Back to the books

Enough is left besides to search and know;
But Knowledge is food, and needs no less
Her temperance over appetite, to know
In measure what the mind might well contain;
Oppresses else with surfeit, and soon turns
Wisdom to folly, as nourishment to wind.

John Milton Paradise Lost, Book VII

My brain is feeling a bit oppressed lately. I hate it when everything sticks together like some sort of awful carmel popcorn ball. Met with a novelist whose name I don’t recall today, and the topic was maintaining tension in your writing. How to bait the hook, so to speak, through word choice to keep a reader on the line. Discussing a Hemmingway short story, he expressed a distaste for symbolic readings of things, prefering instead to point out the way that Hemmingway used a sort of thematic coherance to tease his readers into wanting to know more. The funny thing was, what he pointed at were mostly symbols, at least according to W.B. Yeats’s definition: Yeats called symbols hints.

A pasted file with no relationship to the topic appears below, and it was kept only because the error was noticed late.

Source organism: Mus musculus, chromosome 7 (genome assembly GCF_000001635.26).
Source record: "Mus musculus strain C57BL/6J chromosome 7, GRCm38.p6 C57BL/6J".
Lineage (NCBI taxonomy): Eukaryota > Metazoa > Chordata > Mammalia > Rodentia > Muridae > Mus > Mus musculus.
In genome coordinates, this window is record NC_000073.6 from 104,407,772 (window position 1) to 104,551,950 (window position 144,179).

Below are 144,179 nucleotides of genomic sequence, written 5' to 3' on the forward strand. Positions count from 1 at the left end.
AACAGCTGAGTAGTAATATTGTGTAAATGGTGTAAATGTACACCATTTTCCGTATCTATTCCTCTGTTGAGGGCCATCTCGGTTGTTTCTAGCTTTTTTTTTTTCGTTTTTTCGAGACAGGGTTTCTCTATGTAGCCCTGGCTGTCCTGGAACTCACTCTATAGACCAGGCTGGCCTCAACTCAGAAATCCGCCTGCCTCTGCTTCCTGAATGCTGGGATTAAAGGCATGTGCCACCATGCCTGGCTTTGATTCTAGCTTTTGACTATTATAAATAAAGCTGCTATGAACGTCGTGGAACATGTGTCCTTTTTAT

Where I get enthralled by the whole process (I confess, I’m a symbol-hater too) is that symbols are perhaps the ultimate in tools of displacement for readers. They put a distance between a reader and the idea, forcing you them try to be some sort of magic decoder ring to discern the meaning of the text. There’s the rub. In order to try to transmit an idea, a writer’s first impulse is to impose distance between the utterance (action) and the idea of the action by coding it in a symbol. Paul deMan argued that the Modernists misread the Romantics, giving priority to this higher level level of symbolic displacement over the more “base” form of allegory. In actuality, their writing was very much connected with storytelling rather than abstraction. Hence, I think the same thing happens when we read people like Hemingway who were storytellers first, and ideologues second. Yeah, there are symbols in there— but they aren’t the main point. It’s the story that matters more: what happens and the relationships that evolve. Symbols do however make great hints; they provide a sort of glue to hold something together where those relationships are initially unclear. Perhaps writers sometimes abuse that privilege, turning writing into a mucky ball which attracts the lint of false interpretations across the huge abyss between symbol and action. But that’s just my opinion, I could be wrong.

1 thought on “Back to the books”

  1. i tend to agree with your opinion there… a sprinkle of hint is okay, but no more. oh and i liked your “awful caramel popcorn ball” line 🙂

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